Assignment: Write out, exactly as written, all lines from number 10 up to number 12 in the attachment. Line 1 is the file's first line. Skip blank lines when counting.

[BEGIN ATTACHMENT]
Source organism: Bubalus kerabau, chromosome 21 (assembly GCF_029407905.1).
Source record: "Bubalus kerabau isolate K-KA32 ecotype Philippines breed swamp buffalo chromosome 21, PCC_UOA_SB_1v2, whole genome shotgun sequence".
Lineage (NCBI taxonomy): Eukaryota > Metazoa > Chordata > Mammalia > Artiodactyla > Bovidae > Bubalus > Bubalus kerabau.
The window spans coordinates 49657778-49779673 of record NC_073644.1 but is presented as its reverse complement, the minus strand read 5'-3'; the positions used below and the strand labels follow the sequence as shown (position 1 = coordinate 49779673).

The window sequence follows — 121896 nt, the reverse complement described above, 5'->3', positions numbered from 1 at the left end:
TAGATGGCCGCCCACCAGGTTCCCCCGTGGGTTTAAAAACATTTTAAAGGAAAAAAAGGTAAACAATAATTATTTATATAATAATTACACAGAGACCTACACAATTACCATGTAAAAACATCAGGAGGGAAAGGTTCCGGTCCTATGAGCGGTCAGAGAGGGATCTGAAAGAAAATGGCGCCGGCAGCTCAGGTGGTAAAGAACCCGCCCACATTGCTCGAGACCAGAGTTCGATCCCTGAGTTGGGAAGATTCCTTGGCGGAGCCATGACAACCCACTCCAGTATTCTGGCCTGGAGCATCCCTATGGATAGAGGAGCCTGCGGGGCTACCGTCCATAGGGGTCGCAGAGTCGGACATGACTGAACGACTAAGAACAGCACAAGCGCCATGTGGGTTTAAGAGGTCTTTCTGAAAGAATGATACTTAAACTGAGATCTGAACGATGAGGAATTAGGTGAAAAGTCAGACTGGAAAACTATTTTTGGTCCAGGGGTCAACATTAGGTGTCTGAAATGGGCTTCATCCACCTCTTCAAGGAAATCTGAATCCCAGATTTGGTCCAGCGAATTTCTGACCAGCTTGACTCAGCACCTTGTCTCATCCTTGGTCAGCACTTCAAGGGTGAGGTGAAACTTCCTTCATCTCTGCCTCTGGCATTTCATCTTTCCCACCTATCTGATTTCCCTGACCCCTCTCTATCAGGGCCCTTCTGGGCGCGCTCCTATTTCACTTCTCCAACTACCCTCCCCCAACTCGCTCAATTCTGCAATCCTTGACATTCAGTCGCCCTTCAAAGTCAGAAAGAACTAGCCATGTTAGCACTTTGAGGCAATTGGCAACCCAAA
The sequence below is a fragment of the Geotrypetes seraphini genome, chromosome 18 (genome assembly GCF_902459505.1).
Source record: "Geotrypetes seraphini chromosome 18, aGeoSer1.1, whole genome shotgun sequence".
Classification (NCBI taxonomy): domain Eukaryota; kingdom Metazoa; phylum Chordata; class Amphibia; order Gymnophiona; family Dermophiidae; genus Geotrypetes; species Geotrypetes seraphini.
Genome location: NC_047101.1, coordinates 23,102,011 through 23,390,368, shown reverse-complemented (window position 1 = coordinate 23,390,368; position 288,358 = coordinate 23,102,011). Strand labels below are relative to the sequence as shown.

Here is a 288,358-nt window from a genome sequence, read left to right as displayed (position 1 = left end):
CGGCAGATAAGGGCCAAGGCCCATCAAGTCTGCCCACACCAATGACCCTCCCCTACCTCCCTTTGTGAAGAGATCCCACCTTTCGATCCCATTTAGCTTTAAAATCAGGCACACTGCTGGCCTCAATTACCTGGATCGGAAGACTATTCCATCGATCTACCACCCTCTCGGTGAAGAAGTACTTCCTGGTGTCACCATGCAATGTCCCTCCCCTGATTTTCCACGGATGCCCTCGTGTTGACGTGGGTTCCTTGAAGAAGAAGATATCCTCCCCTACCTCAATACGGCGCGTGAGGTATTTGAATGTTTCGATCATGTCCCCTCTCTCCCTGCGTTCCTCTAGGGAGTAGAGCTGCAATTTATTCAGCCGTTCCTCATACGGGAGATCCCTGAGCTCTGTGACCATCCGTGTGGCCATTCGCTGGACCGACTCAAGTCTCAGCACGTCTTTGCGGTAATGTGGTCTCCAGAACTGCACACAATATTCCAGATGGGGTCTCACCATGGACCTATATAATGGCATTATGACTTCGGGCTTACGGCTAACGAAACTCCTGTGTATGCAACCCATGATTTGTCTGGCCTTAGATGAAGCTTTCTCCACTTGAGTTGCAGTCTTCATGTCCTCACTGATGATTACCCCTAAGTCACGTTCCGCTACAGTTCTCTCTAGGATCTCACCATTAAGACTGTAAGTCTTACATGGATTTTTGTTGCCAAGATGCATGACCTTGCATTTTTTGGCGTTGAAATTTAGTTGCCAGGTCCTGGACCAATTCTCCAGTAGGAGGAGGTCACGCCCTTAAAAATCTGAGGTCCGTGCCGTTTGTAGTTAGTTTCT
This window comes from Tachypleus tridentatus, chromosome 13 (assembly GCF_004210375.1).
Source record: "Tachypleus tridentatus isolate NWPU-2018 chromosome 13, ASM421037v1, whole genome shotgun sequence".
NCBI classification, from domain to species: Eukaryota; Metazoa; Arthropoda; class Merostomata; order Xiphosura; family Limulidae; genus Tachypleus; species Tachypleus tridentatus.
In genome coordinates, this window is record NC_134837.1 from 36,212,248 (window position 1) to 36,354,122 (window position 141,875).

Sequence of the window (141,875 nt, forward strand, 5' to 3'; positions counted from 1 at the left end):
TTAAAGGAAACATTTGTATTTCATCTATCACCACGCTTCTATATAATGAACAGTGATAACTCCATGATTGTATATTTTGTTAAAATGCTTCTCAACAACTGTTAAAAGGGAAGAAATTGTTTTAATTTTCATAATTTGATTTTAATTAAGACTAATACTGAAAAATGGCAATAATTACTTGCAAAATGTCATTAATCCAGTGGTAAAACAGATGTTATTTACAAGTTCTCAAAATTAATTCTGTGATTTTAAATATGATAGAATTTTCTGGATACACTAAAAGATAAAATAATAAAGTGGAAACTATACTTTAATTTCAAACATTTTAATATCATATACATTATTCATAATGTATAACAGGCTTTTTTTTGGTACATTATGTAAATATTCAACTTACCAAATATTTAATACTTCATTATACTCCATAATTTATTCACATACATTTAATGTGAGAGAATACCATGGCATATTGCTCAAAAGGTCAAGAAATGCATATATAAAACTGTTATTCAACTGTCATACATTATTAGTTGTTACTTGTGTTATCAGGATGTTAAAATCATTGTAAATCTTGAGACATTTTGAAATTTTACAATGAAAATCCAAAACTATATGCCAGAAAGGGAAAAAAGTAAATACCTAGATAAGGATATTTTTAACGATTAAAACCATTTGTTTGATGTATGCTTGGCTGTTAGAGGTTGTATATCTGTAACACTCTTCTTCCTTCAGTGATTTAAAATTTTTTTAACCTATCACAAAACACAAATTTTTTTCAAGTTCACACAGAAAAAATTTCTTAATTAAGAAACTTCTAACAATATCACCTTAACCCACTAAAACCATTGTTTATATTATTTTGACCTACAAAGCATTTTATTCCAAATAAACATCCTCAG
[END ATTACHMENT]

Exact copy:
Genome location: NC_047101.1, coordinates 23,102,011 through 23,390,368, shown reverse-complemented (window position 1 = coordinate 23,390,368; position 288,358 = coordinate 23,102,011). Strand labels below are relative to the sequence as shown.

Here is a 288,358-nt window from a genome sequence, read left to right as displayed (position 1 = left end):
CGGCAGATAAGGGCCAAGGCCCATCAAGTCTGCCCACACCAATGACCCTCCCCTACCTCCCTTTGTGAAGAGATCCCACCTTTCGATCCCATTTAGCTTTAAAATCAGGCACACTGCTGGCCTCAATTACCTGGATCGGAAGACTATTCCATCGATCTACCACCCTCTCGGTGAAGAAGTACTTCCTGGTGTCACCATGCAATGTCCCTCCCCTGATTTTCCACGGATGCCCTCGTGTTGACGTGGGTTCCTTGAAGAAGAAGATATCCTCCCCTACCTCAATACGGCGCGTGAGGTATTTGAATGTTTCGATCATGTCCCCTCTCTCCCTGCGTTCCTCTAGGGAGTAGAGCTGCAATTTATTCAGCCGTTCCTCATACGGGAGATCCCTGAGCTCTGTGACCATCCGTGTGGCCATTCGCTGGACCGACTCAAGTCTCAGCACGTCTTTGCGGTAATGTGGTCTCCAGAACTGCACACAATATTCCAGATGGGGTCTCACCATGGACCTATATAATGGCATTATGACTTCGGGCTTACGGCTAACGAAACTCCTGTGTATGCAACCCATGATTTGTCTGGCCTTAGATGAAGCTTTCTCCACTTGAGTTGCAGTCTTCATGTCCTCACTGATGATTACCCCTAAGTCACGTTCCGCTACAGTTCTCTCTAGGATCTCACCATTAAGACTGTAAGTCTTACATGGATTTTTGTTGCCAAGATGCATGACCTTGCATTTTTTGGCGTTGAAATTTAGTTGCCAGGTCCTGGACCAATTCTCCAGTAGGAGGAGGTCACGCCCTTAAAAATCTGAGGTCCGTGCCGTTTGTAGTTAGTTTCT